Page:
Soundgardener Let it Go Sun, 06/25/2017 - 12:21 Permalink

Algorithms are most of the market now, so most of the commentary here is irrelevant except to prove the clulessness of investors, given this is a supposedly informed, skeptical, critical, contrarian audience with a risk-averse bias (the clue's in the name of the blog there chums).Now where's my crack pipe and porn: berating strangers relentlessly with a feigned air of "been there / done that" superiority requires a robust serving of delusional ego *whispering* especially when you're so wracked by anxiety and fear you haven't slept through a whole night since the last time you were sectioned for barking at the mo....Oh FUCK, did I leave my hoot line open...guys? London?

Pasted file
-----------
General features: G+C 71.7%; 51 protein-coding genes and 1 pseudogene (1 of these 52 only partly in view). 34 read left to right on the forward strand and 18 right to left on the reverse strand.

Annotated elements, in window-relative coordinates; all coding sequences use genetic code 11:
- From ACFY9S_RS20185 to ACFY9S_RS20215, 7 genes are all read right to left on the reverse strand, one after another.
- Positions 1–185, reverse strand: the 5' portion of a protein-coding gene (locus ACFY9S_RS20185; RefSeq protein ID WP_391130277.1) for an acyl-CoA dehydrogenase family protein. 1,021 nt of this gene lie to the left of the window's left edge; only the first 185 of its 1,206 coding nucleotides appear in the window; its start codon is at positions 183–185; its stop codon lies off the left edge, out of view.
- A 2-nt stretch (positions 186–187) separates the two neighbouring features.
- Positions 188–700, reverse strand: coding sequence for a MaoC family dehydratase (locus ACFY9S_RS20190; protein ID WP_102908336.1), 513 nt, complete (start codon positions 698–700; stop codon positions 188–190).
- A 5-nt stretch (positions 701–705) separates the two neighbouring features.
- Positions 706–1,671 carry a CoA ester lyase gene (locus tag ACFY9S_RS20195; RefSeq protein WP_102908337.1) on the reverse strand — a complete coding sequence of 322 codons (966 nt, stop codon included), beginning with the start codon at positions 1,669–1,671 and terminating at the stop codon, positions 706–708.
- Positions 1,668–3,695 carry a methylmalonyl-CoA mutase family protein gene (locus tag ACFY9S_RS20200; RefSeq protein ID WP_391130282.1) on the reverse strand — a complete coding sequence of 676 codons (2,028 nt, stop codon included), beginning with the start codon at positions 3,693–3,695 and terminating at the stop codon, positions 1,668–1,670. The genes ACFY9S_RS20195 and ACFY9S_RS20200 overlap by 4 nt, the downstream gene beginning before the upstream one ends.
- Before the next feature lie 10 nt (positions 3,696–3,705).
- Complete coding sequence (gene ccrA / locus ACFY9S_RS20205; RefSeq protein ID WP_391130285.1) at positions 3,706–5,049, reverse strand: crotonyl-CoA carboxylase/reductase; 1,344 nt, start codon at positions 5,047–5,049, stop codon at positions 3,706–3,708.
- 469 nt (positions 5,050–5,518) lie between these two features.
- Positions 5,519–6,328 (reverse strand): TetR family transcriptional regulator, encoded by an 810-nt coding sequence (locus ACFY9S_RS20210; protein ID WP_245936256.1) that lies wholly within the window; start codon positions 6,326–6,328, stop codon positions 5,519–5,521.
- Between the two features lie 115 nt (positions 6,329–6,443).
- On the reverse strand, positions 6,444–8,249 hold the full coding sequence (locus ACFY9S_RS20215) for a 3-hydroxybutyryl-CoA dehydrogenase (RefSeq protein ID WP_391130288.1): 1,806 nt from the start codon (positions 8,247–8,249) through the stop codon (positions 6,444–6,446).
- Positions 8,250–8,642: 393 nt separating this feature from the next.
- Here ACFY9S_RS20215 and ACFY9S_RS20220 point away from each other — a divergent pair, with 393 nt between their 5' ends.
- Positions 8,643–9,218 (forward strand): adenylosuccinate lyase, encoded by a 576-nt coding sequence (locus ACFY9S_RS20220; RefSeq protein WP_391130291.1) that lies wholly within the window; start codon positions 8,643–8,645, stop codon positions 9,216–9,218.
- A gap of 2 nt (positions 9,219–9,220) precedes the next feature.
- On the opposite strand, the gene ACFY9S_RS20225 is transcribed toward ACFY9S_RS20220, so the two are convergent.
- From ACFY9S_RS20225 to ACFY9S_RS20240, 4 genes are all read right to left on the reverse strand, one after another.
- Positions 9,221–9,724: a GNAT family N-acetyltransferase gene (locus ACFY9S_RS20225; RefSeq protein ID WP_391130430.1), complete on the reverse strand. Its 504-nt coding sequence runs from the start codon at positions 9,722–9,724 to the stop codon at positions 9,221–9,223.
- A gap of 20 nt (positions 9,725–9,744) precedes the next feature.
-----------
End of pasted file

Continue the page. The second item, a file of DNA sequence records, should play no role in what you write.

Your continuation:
In reply to by Let it Go

silverer Fri, 06/23/2017 - 10:15 Permalink

A circuit breaker serves the purpose of introducing a way to halt an in-progress market correction, and allows investors to decide if it might be worthwhile to stay in the Ponzi because they feel secure it's all being "controlled". In fact, if we had real markets and basic valuation and not a unicorn system based on fog, there would be no need for "circuit breakers". A circuit breaker DOES NOT change company valuations, earnings, or balance sheets. Face it folks, it's a frigging CASINO.